Posted on

WILD COOT: You lead, we follow


Harry Russell

WILD COOT: You lead, we follow

Social Share

“The prescriptions for fast-paced innovation suggest that more starts on new things, in every function, by every person, must be made in order to adapt as fast as the ever-faster-changing environment require. Given that premise, the need arises for tolerance of well-intended failures and persistent champions of innovation if the state of excitation necessary to deal with the exploding competitive picture is to be maintained.” – (Thriving on Chaos – Tom Peters – March 1988)
Barbados is desperately in need of an effective leader.
From the time of our first independence, we looked to the person at the top to point the North Star. Barbadians have distinguished themselves as different from many of their Caribbean neighbours, especially in the way they relate to the rock.
Remember under Sir Sandi how things went down to the wire? We did not have two pennies to rub against each other. And the word went out “Those people who have foreign currency abroad, can you bring it back in order to save the country in its hour of need.” And Bajans in their numbers brought back foreign currency from abroad to save the day. Why not trust the country again?
That did not happen in Trinidad, or Guyana, or Jamaica. On the contrary a Concorde jet could not match the speed of the flight of currency to America and other safe havens. That one episode marked Barbadians as different. It was a watershed moment.
We need a leader who will say to Barbadians, ‘Follow me, we intend to march forward in a bold direction, and be innovative and take risks in niche directions’, even if the leader is raspy or short and tempered.
My boss used to tell me that a leader has to be tough, decisive and pragmatic. We need to say to those in the international business sector that pussyfooting is doing us no good and when competing for business realities, speed and efficiency is required. The lost of business opportunities because of bureaucratic niceties cannot be tolerated and these obstacles must be removed.
A mechanism for promotion of new business and ideas was lost to us by the sale of the National Bank and the closure of the Development Bank. It was further compounded by the sale of the remaining shares of the National Bank even after the initial error was observed.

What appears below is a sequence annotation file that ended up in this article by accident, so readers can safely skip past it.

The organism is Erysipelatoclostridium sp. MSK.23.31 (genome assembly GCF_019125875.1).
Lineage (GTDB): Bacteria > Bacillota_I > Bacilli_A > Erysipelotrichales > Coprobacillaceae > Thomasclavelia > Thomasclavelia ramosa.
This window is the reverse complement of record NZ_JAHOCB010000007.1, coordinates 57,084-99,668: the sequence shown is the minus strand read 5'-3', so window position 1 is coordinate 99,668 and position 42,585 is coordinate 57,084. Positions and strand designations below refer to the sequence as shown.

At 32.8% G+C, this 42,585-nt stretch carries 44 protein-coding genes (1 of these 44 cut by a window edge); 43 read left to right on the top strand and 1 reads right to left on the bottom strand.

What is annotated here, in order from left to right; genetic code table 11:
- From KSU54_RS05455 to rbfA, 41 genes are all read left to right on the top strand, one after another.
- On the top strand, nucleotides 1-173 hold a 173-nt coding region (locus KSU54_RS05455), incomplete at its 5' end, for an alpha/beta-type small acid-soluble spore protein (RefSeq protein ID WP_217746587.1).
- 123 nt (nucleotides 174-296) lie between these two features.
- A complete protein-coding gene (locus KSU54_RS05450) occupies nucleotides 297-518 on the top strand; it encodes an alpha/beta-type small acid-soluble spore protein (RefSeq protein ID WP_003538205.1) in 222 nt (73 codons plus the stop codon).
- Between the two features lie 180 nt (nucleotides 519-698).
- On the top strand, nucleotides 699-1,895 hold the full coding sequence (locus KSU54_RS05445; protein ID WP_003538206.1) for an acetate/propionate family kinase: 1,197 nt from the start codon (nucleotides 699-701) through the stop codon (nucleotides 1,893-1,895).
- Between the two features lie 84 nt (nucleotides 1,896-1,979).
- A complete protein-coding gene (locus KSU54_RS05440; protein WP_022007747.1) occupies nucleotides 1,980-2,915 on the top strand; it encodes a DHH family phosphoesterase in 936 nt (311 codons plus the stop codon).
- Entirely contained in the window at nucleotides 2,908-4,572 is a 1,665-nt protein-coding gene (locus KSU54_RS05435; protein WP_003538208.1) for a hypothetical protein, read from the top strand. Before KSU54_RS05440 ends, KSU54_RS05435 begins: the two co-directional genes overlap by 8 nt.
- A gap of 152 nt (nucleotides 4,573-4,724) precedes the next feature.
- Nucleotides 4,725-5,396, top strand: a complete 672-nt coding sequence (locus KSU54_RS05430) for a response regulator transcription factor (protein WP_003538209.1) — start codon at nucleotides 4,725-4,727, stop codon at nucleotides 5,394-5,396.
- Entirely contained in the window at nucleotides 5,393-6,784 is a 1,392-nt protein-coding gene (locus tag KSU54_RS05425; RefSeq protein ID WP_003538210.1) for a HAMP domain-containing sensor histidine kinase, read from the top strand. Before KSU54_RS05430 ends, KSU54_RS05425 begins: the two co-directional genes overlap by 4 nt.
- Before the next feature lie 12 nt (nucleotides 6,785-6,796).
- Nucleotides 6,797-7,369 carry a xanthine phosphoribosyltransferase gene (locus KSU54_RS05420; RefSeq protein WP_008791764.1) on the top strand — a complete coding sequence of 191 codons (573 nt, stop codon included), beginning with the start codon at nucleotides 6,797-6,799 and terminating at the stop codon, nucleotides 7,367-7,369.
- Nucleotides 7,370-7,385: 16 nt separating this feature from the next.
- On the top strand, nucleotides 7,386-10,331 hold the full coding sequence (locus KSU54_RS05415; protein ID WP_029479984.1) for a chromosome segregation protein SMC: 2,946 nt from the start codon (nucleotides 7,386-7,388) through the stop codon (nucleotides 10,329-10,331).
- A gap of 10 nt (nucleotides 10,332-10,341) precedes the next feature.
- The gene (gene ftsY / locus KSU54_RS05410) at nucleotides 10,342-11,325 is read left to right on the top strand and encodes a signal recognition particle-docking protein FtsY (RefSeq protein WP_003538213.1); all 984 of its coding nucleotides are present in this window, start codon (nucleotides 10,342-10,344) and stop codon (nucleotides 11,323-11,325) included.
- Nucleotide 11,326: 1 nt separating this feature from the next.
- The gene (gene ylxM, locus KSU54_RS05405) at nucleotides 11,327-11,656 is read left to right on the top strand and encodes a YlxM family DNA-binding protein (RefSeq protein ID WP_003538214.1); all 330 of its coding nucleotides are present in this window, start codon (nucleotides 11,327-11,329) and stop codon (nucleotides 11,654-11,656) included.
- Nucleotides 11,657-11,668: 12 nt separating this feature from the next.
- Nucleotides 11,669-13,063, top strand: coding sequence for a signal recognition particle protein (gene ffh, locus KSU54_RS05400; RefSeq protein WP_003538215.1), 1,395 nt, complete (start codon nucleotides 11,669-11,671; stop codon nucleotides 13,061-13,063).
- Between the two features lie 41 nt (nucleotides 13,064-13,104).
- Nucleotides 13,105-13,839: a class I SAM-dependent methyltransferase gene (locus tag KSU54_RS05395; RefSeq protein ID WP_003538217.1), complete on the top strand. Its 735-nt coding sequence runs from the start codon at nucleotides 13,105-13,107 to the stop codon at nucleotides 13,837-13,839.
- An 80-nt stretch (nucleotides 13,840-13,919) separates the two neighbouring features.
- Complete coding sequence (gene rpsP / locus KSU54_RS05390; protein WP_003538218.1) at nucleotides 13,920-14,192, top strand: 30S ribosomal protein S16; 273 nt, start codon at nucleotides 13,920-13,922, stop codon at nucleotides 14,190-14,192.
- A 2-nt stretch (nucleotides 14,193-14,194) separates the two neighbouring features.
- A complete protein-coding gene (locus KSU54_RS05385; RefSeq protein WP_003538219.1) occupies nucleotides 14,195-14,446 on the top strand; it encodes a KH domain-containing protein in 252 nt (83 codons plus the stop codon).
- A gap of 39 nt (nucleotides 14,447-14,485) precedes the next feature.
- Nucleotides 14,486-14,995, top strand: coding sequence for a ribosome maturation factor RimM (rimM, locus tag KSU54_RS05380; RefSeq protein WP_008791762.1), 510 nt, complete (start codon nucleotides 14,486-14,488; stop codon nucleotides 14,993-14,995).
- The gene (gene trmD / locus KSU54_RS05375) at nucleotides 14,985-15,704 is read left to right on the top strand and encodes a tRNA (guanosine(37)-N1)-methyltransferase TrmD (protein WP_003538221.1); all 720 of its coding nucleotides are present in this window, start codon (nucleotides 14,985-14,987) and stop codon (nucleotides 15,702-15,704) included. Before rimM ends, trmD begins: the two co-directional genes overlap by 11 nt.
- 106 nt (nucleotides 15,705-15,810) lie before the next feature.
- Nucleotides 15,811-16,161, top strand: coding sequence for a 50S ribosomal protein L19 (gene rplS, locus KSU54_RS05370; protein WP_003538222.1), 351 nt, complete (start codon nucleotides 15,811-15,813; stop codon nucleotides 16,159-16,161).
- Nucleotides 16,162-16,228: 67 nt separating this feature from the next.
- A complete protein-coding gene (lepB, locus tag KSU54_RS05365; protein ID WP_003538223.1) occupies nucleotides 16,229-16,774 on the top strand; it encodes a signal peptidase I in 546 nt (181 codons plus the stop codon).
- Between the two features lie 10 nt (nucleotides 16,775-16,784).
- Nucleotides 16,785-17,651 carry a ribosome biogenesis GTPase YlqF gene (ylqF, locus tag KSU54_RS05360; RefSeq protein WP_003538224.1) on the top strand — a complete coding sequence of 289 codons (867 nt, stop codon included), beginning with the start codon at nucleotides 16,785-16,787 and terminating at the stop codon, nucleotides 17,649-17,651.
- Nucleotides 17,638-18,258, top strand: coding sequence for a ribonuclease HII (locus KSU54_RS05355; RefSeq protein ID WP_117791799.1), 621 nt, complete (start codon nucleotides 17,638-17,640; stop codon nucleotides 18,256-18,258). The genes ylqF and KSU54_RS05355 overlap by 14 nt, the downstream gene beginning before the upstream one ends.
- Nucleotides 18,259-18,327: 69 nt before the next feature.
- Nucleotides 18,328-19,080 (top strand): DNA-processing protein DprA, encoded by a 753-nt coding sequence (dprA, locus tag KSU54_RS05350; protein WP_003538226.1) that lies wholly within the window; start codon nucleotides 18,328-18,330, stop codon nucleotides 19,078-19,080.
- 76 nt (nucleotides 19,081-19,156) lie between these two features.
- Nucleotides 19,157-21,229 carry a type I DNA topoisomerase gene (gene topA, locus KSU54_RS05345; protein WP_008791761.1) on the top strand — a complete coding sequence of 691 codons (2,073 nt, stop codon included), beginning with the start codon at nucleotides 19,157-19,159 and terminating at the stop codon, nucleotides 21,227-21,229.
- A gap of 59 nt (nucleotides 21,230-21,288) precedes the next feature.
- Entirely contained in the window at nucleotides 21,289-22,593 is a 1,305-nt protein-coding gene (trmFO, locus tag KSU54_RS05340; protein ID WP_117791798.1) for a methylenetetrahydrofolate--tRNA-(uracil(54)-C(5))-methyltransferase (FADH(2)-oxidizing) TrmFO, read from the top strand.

Either the new players step up to the plate, as they say they will, or we must acknowledge the mistakes of the past, and new mechanisms established to facilitate innovation and support for tourism. Is anybody listening?
Slow, elephantine responses in the name of caution in this computer age, in the face of mountain competition is losing us business in the international sector, and our leaders seem to be making monkey sport.
In the present environment, the private sector Piper (whoever he is) must realize that we cannot go back to the old ways of doing business, but has a responsibility to repay favours with innovative techniques facilitation to be insisted on.
“Marketing should focus on market creation, not market sharing. Market sharing and market-creating strategies require very different sorts of thinking. Market creating strategies  . . . are challenged to create new ideas.”  – Tom Peters.
Rumour has it that the banks are changing horses in mid-stream. Once upon a time a man might come to me and say, ‘My son will die if he does not get an operation tomorrow, I need $30 000 right away, here are the title deeds to my house.’ I would say “draw the cheque”. I hear that the power is moving back to the branch manager.
Of course the Wild Coot has nothing to say. I only know that I used to be well rewarded for such power with a fine salary, a car, a house fully furnished including crockery, cutlery and glassware, entertainment and paid long leave. I did not let them take advantage of me to the benefit of the shareholders.
But, you know something, I knew every borrowing customer in my branch and many others in other banks. My job and that of my senior staff was to find business for the bank and justify what it was paying us.
• Harry Russell is a banker.

LAST NEWS